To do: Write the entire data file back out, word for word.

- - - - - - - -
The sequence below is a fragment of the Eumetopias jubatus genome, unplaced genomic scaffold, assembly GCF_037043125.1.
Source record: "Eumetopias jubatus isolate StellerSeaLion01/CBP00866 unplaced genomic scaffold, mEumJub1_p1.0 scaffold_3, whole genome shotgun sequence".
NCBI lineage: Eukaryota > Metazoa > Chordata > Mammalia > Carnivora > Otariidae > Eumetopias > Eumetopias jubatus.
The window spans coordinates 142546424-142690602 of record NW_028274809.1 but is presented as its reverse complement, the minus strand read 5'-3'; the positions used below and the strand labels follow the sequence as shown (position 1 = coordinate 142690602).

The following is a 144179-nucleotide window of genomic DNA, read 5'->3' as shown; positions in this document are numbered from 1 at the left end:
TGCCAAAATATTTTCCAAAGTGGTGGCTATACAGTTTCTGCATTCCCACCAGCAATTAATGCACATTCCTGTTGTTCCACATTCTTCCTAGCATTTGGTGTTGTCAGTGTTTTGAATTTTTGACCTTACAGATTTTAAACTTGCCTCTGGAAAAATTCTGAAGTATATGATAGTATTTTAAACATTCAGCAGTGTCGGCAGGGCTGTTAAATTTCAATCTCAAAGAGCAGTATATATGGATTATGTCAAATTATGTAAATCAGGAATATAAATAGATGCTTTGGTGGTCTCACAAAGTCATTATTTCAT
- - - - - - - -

The sequence below is a fragment of the Eumetopias jubatus genome, unplaced genomic scaffold, assembly GCF_037043125.1.
Source record: "Eumetopias jubatus isolate StellerSeaLion01/CBP00866 unplaced genomic scaffold, mEumJub1_p1.0 scaffold_3, whole genome shotgun sequence".
NCBI lineage: Eukaryota > Metazoa > Chordata > Mammalia > Carnivora > Otariidae > Eumetopias > Eumetopias jubatus.
The window spans coordinates 142546424-142690602 of record NW_028274809.1 but is presented as its reverse complement, the minus strand read 5'-3'; the positions used below and the strand labels follow the sequence as shown (position 1 = coordinate 142690602).

The following is a 144179-nucleotide window of genomic DNA, read 5'->3' as shown; positions in this document are numbered from 1 at the left end:
TGCCAAAATATTTTCCAAAGTGGTGGCTATACAGTTTCTGCATTCCCACCAGCAATTAATGCACATTCCTGTTGTTCCACATTCTTCCTAGCATTTGGTGTTGTCAGTGTTTTGAATTTTTGACCTTACAGATTTTAAACTTGCCTCTGGAAAAATTCTGAAGTATATGATAGTATTTTAAACATTCAGCAGTGTCGGCAGGGCTGTTAAATTTCAATCTCAAAGAGCAGTATATATGGATTATGTCAAATTATGTAAATCAGGAATATAAATAGATGCTTTGGTGGTCTCACAAAGTCATTATTTCAT